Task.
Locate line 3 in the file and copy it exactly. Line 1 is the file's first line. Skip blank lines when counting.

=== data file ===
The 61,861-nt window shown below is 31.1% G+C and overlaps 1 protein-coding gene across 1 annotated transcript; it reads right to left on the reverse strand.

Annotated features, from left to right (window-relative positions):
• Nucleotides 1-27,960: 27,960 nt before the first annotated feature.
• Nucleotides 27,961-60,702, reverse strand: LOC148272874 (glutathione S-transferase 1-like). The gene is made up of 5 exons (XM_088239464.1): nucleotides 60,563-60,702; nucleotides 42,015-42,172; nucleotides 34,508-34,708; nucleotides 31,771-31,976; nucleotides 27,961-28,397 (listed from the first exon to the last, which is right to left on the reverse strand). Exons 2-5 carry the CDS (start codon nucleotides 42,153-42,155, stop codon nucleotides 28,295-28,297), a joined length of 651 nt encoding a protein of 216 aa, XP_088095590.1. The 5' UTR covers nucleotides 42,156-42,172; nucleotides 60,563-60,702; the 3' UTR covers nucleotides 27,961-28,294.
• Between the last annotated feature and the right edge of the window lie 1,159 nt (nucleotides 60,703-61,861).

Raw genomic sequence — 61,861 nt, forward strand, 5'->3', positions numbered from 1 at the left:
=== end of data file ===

• Nucleotides 1-27,960: 27,960 nt before the first annotated feature.